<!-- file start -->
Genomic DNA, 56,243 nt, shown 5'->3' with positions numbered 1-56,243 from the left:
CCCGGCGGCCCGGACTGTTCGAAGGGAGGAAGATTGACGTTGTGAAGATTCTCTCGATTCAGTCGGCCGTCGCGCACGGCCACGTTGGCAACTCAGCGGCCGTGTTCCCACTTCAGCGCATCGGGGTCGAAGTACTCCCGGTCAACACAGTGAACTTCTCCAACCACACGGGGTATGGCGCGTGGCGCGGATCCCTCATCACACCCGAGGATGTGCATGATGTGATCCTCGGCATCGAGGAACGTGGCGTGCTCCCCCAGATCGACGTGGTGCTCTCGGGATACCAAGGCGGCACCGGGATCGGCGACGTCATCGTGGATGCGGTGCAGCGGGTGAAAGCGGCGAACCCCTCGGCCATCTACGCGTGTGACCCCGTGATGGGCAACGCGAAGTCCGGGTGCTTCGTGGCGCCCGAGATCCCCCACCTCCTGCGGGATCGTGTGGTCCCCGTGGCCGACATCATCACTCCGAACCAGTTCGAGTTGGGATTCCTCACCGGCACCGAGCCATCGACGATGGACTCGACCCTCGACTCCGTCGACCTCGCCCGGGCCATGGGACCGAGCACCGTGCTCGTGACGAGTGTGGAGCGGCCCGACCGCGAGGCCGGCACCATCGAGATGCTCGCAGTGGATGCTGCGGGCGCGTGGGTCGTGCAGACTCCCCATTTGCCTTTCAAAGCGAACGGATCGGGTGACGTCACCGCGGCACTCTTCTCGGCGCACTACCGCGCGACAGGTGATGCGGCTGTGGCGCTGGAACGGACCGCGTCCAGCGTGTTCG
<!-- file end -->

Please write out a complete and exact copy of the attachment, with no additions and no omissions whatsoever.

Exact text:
Genomic DNA, 56,243 nt, shown 5'->3' with positions numbered 1-56,243 from the left:
CCCGGCGGCCCGGACTGTTCGAAGGGAGGAAGATTGACGTTGTGAAGATTCTCTCGATTCAGTCGGCCGTCGCGCACGGCCACGTTGGCAACTCAGCGGCCGTGTTCCCACTTCAGCGCATCGGGGTCGAAGTACTCCCGGTCAACACAGTGAACTTCTCCAACCACACGGGGTATGGCGCGTGGCGCGGATCCCTCATCACACCCGAGGATGTGCATGATGTGATCCTCGGCATCGAGGAACGTGGCGTGCTCCCCCAGATCGACGTGGTGCTCTCGGGATACCAAGGCGGCACCGGGATCGGCGACGTCATCGTGGATGCGGTGCAGCGGGTGAAAGCGGCGAACCCCTCGGCCATCTACGCGTGTGACCCCGTGATGGGCAACGCGAAGTCCGGGTGCTTCGTGGCGCCCGAGATCCCCCACCTCCTGCGGGATCGTGTGGTCCCCGTGGCCGACATCATCACTCCGAACCAGTTCGAGTTGGGATTCCTCACCGGCACCGAGCCATCGACGATGGACTCGACCCTCGACTCCGTCGACCTCGCCCGGGCCATGGGACCGAGCACCGTGCTCGTGACGAGTGTGGAGCGGCCCGACCGCGAGGCCGGCACCATCGAGATGCTCGCAGTGGATGCTGCGGGCGCGTGGGTCGTGCAGACTCCCCATTTGCCTTTCAAAGCGAACGGATCGGGTGACGTCACCGCGGCACTCTTCTCGGCGCACTACCGCGCGACAGGTGATGCGGCTGTGGCGCTGGAACGGACCGCGTCCAGCGTGTTCG